by Van JonesHarper Collins, 2008,
256 pages, $25.95
The following is an excerpt from the introduction to the book:
The “green” in “green-collar” is about preserving and enhancing environmental quality—literally saving the Earth. Green-collar jobs are in the growing industries that are helping us kick the oil habit, curb greenhouse-gas emissions, eliminate toxins, and protect natural systems. Today, green-collar workers are installing solar panels, retrofitting buildings to make them more efficient, refining waste oil into biodiesel, erecting wind farms, repairing hybrid cars, building green rooftops, planting trees, constructing transit lines, and so much more. California has shown that a state can still grow its economy while reducing the rise in greenhouse-gas emissions. The nation can do the same thing.
-David Korten, author, The Great Turning, and board chair, YES! magazine.
The green economy should not be just about reclaiming thrown away stuff. It should be about reclaiming thrown-away lives. It should not just be about recycling materials to give things a second life. We should also be gathering up people and giving them a second chance. Formerly incarcerated people deserve a second chance in life—and all obstacles to their being able to find that second chance in the green sector should be removed. Also, our urban youth deserve a chance to be a part of something promising. Let’s honor across this nation the cry of youth in Oakland, California, for "green jobs, not jails. "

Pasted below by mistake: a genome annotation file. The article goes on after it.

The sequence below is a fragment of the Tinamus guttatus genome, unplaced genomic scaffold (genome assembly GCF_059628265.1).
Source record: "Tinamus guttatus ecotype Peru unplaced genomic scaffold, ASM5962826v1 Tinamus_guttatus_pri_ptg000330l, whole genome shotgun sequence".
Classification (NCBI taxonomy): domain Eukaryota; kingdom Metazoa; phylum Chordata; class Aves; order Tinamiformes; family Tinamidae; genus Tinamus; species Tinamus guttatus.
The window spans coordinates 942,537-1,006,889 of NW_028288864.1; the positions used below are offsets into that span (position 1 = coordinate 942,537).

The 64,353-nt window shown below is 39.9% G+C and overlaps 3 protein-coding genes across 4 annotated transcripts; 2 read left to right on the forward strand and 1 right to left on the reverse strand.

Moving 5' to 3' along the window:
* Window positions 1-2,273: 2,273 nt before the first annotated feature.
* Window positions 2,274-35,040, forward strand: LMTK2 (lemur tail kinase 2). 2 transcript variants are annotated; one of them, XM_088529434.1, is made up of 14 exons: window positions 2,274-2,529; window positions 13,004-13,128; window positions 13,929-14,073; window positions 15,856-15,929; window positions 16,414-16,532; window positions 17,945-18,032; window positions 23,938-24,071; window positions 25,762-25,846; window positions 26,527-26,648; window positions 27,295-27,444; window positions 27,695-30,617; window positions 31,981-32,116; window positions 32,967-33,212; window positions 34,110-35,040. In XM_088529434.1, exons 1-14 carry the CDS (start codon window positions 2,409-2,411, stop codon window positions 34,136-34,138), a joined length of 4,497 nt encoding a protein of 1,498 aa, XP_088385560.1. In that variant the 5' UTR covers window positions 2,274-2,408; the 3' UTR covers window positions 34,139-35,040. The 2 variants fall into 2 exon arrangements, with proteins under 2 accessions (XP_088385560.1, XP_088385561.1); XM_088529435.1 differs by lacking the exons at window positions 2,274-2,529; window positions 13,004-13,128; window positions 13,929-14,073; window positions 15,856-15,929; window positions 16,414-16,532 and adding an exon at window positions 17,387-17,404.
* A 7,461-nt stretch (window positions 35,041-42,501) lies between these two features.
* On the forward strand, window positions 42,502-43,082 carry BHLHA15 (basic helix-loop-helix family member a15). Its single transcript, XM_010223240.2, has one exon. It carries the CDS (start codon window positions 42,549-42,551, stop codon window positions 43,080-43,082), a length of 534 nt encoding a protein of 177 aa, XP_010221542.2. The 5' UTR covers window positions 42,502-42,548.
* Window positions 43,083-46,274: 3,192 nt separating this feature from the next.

In other words, we should use the transition to a better energy strategy as an opportunity to create a better economy and a better country all around. In fact, we should see this whole process as a "break-up" situation. When you break up with your lover, it is tough at first. But the next weekend you start going to the gym, you quit smoking, you buy some new clothes. You can use the energy unleashed by one big change to change other things in your life for the better. Well, we in America are about to break up with oil. Why not break up with poverty and discrimination too?
If we decide to do that, we can do something extraordinary. We can connect the people who most need work to the work that most needs to be done—we can fight pollution and poverty at the same time.
We have the chance now to create new markets, new technology, new industries, and a new workforce. Let’s do it right—with good wages, equal opportunity, and pathways to success for those whom the pollution-based economy left behind.
Interested? More Van Jones videos and articles on the Green Economy.